The Notice provides that the exclusion of the first $600,000 (adjusted annually for inflation, $626,000 for 2009) of net gain from the exit tax is to be allocated pro rata among all assets included in the exit tax base. This method is significant because a taxpayer may elect to defer the exit tax payable with respect to a particular asset, provided that security for the ultimate payment of the tax is posted and interest is paid over the deferral period. The Notice contains the form of deferral agreement an electing covered expatriate must enter into with the Internal Revenue Service and the required components of a deferral request, but provides no further guidance on what constitutes “adequate security” beyond what is already provided by statute. Losses may be taken into account only to the extent permitted by the Internal Revenue Code (i.e., subject to the annual capital loss limitation of $3,000), except that the wash sale rules prohibiting the recognition of loss on the sale of securities if substitute securities are purchased within one month before or one month after the sale do not apply.
Basis Adjustments and Step Up for Inbound Persons
A covered expatriate receives a basis adjustment for the amount of gain or loss deemed realized without regard to the lifetime inflation-adjusted $600,000 exclusion amount, although this is of little value for property other than U.S. situs real estate since nonresident aliens are generally not subject to U.S. tax on capital gains. The Notice warns that Treasury intends to exercise its regulatory authority to exclude generally from the rule allowing inbound nonresident aliens a step up in basis for property held on the first day the alien becomes an income tax resident of the United States any property that is a “United States real property interest” and any property used or held for use in connection with the conduct of a trade or business within the United States.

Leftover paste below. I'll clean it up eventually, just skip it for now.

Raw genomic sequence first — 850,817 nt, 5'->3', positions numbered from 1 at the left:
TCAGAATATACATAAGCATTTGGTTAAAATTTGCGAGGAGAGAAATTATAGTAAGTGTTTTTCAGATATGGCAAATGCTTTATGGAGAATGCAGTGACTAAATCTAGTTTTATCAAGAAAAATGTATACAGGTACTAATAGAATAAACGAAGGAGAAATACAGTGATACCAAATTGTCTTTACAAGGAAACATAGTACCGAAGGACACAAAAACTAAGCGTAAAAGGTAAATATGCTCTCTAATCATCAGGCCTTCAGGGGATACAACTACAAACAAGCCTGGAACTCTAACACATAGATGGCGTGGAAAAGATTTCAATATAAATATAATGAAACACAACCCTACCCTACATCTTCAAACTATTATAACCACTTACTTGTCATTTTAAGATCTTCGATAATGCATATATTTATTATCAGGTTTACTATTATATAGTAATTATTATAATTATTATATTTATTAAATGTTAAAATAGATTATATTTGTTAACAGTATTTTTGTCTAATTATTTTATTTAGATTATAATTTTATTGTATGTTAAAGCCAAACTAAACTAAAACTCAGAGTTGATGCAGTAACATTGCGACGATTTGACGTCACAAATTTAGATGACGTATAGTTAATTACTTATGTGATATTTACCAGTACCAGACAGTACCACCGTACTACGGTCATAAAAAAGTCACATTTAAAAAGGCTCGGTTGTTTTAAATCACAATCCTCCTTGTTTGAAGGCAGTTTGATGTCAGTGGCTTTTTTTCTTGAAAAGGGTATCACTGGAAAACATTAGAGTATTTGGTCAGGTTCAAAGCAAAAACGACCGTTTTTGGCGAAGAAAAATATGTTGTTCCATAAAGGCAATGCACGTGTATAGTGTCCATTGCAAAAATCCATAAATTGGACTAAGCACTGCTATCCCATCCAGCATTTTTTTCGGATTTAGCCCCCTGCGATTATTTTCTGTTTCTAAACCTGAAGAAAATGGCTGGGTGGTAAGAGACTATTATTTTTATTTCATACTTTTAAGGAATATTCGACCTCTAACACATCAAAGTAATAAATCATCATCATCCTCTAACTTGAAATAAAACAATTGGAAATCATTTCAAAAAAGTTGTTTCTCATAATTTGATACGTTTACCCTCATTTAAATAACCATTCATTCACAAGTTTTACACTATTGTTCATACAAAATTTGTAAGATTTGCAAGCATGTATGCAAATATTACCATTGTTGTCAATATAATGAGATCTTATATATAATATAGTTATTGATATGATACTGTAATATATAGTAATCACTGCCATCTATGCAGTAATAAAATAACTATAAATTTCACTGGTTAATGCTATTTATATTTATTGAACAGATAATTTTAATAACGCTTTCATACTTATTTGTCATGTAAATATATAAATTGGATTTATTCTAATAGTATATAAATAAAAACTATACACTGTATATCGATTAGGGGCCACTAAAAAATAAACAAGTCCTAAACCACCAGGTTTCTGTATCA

Filing and Reporting Obligations
The Notice provides that a covered expatriate who is a beneficiary of a nongrantor trust who does not elect to include the value of his interest in the exit tax base must file a new Form W-8CE with the trustee. Similarly, recipients of “ineligible deferred compensation” (basically, deferred compensation for which the payor is not a U.S. person or does not otherwise assume the responsibility for withholding) must file a W-8CE with the payor. The payor is required to provide a written statement to the covered expatriate within 60 days of receipt of the Form W-8CE setting forth the present value of the covered expatriate’s accrued benefit on the day before the expatriation date, which amount is then included in the covered expatriate’s exit tax base. A covered expatriate who was a citizen or long-term resident for only part of the taxable year must file a dual status return (a Form 1040NR with a Form 1040 attached as a schedule). In addition, all covered expatriates must file with their final income tax return a certification, made under penalties of perjury, on Form 8854 that the covered expatriate has been in compliance with all federal tax laws during the five years preceding the year of expatriation. A covered expatriate with any interest in a nongrantor trust on the day before his expatriation date must file Form 8854 annually to certify that no distributions have been received or to report the distributions received, unless the covered expatriate elected to have his entire interest in the trust included in the exit tax base.
The Notice reaffirms Notice 97-19 for purposes of determining whether a taxpayer is a covered expatriate, provides guidance as to the parameters of the exit tax base and illustrates how to allocate the tax among the assets comprising that base. The Notice provides reassurance to those who feared that Treasury would use its regulatory authority to deny covered expatriates the benefit of valuation discounts, as well as a warning to inbound aliens that U.S. real and business property will not be stepped up to fair market value upon commencement of U.S. residency.